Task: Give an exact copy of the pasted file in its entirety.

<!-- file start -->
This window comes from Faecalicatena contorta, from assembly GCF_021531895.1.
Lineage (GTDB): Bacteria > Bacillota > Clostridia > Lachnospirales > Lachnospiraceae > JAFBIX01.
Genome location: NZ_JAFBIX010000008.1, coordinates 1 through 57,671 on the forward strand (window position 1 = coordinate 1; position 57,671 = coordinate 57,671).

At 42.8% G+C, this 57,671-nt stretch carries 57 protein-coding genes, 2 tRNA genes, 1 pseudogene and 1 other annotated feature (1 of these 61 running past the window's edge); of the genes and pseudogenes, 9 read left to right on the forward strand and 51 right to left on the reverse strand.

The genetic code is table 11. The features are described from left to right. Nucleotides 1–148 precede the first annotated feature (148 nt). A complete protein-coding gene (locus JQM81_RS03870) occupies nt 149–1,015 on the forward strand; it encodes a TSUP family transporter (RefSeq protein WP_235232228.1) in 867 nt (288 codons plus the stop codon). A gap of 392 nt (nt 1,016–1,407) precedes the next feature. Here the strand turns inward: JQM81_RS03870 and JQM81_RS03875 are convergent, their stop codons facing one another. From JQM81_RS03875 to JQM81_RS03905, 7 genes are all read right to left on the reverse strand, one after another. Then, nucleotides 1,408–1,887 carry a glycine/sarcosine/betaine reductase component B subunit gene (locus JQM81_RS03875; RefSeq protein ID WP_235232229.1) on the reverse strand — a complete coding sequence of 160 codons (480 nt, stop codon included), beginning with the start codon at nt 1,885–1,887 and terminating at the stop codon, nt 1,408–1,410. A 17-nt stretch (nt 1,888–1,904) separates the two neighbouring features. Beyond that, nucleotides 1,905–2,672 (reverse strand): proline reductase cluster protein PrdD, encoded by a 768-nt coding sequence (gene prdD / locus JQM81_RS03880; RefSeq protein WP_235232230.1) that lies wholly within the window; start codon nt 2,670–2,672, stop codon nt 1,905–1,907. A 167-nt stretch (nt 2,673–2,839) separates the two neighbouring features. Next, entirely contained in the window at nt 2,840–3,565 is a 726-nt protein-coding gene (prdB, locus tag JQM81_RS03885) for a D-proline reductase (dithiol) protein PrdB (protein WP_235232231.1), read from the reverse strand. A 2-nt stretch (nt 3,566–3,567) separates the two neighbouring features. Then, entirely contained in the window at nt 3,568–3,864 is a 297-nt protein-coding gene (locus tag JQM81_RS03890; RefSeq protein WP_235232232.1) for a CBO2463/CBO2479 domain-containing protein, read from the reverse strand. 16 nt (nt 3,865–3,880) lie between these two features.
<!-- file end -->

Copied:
This window comes from Faecalicatena contorta, from assembly GCF_021531895.1.
Lineage (GTDB): Bacteria > Bacillota > Clostridia > Lachnospirales > Lachnospiraceae > JAFBIX01.
Genome location: NZ_JAFBIX010000008.1, coordinates 1 through 57,671 on the forward strand (window position 1 = coordinate 1; position 57,671 = coordinate 57,671).

At 42.8% G+C, this 57,671-nt stretch carries 57 protein-coding genes, 2 tRNA genes, 1 pseudogene and 1 other annotated feature (1 of these 61 running past the window's edge); of the genes and pseudogenes, 9 read left to right on the forward strand and 51 right to left on the reverse strand.

The genetic code is table 11. The features are described from left to right. Nucleotides 1–148 precede the first annotated feature (148 nt). A complete protein-coding gene (locus JQM81_RS03870) occupies nt 149–1,015 on the forward strand; it encodes a TSUP family transporter (RefSeq protein WP_235232228.1) in 867 nt (288 codons plus the stop codon). A gap of 392 nt (nt 1,016–1,407) precedes the next feature. Here the strand turns inward: JQM81_RS03870 and JQM81_RS03875 are convergent, their stop codons facing one another. From JQM81_RS03875 to JQM81_RS03905, 7 genes are all read right to left on the reverse strand, one after another. Then, nucleotides 1,408–1,887 carry a glycine/sarcosine/betaine reductase component B subunit gene (locus JQM81_RS03875; RefSeq protein ID WP_235232229.1) on the reverse strand — a complete coding sequence of 160 codons (480 nt, stop codon included), beginning with the start codon at nt 1,885–1,887 and terminating at the stop codon, nt 1,408–1,410. A 17-nt stretch (nt 1,888–1,904) separates the two neighbouring features. Beyond that, nucleotides 1,905–2,672 (reverse strand): proline reductase cluster protein PrdD, encoded by a 768-nt coding sequence (gene prdD / locus JQM81_RS03880; RefSeq protein WP_235232230.1) that lies wholly within the window; start codon nt 2,670–2,672, stop codon nt 1,905–1,907. A 167-nt stretch (nt 2,673–2,839) separates the two neighbouring features. Next, entirely contained in the window at nt 2,840–3,565 is a 726-nt protein-coding gene (prdB, locus tag JQM81_RS03885) for a D-proline reductase (dithiol) protein PrdB (protein WP_235232231.1), read from the reverse strand. A 2-nt stretch (nt 3,566–3,567) separates the two neighbouring features. Then, entirely contained in the window at nt 3,568–3,864 is a 297-nt protein-coding gene (locus tag JQM81_RS03890; RefSeq protein WP_235232232.1) for a CBO2463/CBO2479 domain-containing protein, read from the reverse strand. 16 nt (nt 3,865–3,880) lie between these two features.